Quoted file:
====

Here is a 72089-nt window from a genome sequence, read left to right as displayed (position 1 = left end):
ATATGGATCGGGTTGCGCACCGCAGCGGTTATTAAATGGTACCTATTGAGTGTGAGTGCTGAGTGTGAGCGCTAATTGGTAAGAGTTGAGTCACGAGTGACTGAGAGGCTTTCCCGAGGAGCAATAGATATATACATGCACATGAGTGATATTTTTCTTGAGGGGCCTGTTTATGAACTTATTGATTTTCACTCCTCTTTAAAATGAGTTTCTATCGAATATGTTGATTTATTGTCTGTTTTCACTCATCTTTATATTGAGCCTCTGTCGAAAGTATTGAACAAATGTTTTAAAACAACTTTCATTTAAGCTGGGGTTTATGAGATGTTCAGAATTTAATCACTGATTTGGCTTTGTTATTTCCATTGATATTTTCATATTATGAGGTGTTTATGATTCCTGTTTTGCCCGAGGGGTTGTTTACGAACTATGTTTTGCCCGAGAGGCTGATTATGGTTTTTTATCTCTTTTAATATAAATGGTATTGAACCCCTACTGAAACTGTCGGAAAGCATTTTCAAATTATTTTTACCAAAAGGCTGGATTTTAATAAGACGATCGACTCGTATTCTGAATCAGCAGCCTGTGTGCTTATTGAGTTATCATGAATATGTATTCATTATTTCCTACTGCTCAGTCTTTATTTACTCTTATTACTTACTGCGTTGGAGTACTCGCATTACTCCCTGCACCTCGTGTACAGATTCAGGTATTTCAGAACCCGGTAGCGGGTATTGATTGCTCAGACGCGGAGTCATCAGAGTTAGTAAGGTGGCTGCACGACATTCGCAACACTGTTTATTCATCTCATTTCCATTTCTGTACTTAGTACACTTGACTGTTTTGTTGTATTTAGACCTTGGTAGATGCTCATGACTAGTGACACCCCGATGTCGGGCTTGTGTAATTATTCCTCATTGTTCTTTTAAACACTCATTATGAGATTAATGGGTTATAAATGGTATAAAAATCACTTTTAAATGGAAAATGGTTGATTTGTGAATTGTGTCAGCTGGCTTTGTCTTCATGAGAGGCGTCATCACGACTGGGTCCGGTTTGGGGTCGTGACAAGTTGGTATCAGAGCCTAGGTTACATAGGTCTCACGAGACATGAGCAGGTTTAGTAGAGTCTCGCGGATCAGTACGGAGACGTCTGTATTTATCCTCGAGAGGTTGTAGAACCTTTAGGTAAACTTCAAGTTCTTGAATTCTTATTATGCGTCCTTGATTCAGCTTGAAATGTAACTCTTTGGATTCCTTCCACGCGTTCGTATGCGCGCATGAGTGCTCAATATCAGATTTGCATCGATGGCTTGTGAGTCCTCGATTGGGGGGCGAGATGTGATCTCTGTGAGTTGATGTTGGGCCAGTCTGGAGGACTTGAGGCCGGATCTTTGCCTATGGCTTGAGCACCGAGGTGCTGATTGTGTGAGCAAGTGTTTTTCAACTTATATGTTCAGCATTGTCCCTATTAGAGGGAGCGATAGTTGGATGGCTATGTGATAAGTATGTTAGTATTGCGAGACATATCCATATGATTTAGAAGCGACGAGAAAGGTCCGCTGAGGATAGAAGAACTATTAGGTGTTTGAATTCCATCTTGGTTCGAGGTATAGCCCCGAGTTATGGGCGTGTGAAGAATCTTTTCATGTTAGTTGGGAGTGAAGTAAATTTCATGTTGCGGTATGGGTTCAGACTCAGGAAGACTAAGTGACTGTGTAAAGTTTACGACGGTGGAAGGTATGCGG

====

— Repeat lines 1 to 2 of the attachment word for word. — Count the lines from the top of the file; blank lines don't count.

Here is a 72089-nt window from a genome sequence, read left to right as displayed (position 1 = left end):
ATATGGATCGGGTTGCGCACCGCAGCGGTTATTAAATGGTACCTATTGAGTGTGAGTGCTGAGTGTGAGCGCTAATTGGTAAGAGTTGAGTCACGAGTGACTGAGAGGCTTTCCCGAGGAGCAATAGATATATACATGCACATGAGTGATATTTTTCTTGAGGGGCCTGTTTATGAACTTATTGATTTTCACTCCTCTTTAAAATGAGTTTCTATCGAATATGTTGATTTATTGTCTGTTTTCACTCATCTTTATATTGAGCCTCTGTCGAAAGTATTGAACAAATGTTTTAAAACAACTTTCATTTAAGCTGGGGTTTATGAGATGTTCAGAATTTAATCACTGATTTGGCTTTGTTATTTCCATTGATATTTTCATATTATGAGGTGTTTATGATTCCTGTTTTGCCCGAGGGGTTGTTTACGAACTATGTTTTGCCCGAGAGGCTGATTATGGTTTTTTATCTCTTTTAATATAAATGGTATTGAACCCCTACTGAAACTGTCGGAAAGCATTTTCAAATTATTTTTACCAAAAGGCTGGATTTTAATAAGACGATCGACTCGTATTCTGAATCAGCAGCCTGTGTGCTTATTGAGTTATCATGAATATGTATTCATTATTTCCTACTGCTCAGTCTTTATTTACTCTTATTACTTACTGCGTTGGAGTACTCGCATTACTCCCTGCACCTCGTGTACAGATTCAGGTATTTCAGAACCCGGTAGCGGGTATTGATTGCTCAGACGCGGAGTCATCAGAGTTAGTAAGGTGGCTGCACGACATTCGCAACACTGTTTATTCATCTCATTTCCATTTCTGTACTTAGTACACTTGACTGTTTTGTTGTATTTAGACCTTGGTAGATGCTCATGACTAGTGACACCCCGATGTCGGGCTTGTGTAATTATTCCTCATTGTTCTTTTAAACACTCATTATGAGATTAATGGGTTATAAATGGTATAAAAATCACTTTTAAATGGAAAATGGTTGATTTGTGAATTGTGTCAGCTGGCTTTGTCTTCATGAGAGGCGTCATCACGACTGGGTCCGGTTTGGGGTCGTGACAAGTTGGTATCAGAGCCTAGGTTACATAGGTCTCACGAGACATGAGCAGGTTTAGTAGAGTCTCGCGGATCAGTACGGAGACGTCTGTATTTATCCTCGAGAGGTTGTAGAACCTTTAGGTAAACTTCAAGTTCTTGAATTCTTATTATGCGTCCTTGATTCAGCTTGAAATGTAACTCTTTGGATTCCTTCCACGCGTTCGTATGCGCGCATGAGTGCTCAATATCAGATTTGCATCGATGGCTTGTGAGTCCTCGATTGGGGGGCGAGATGTGATCTCTGTGAGTTGATGTTGGGCCAGTCTGGAGGACTTGAGGCCGGATCTTTGCCTATGGCTTGAGCACCGAGGTGCTGATTGTGTGAGCAAGTGTTTTTCAACTTATATGTTCAGCATTGTCCCTATTAGAGGGAGCGATAGTTGGATGGCTATGTGATAAGTATGTTAGTATTGCGAGACATATCCATATGATTTAGAAGCGACGAGAAAGGTCCGCTGAGGATAGAAGAACTATTAGGTGTTTGAATTCCATCTTGGTTCGAGGTATAGCCCCGAGTTATGGGCGTGTGAAGAATCTTTTCATGTTAGTTGGGAGTGAAGTAAATTTCATGTTGCGGTATGGGTTCAGACTCAGGAAGACTAAGTGACTGTGTAAAGTTTACGACGGTGGAAGGTATGCGG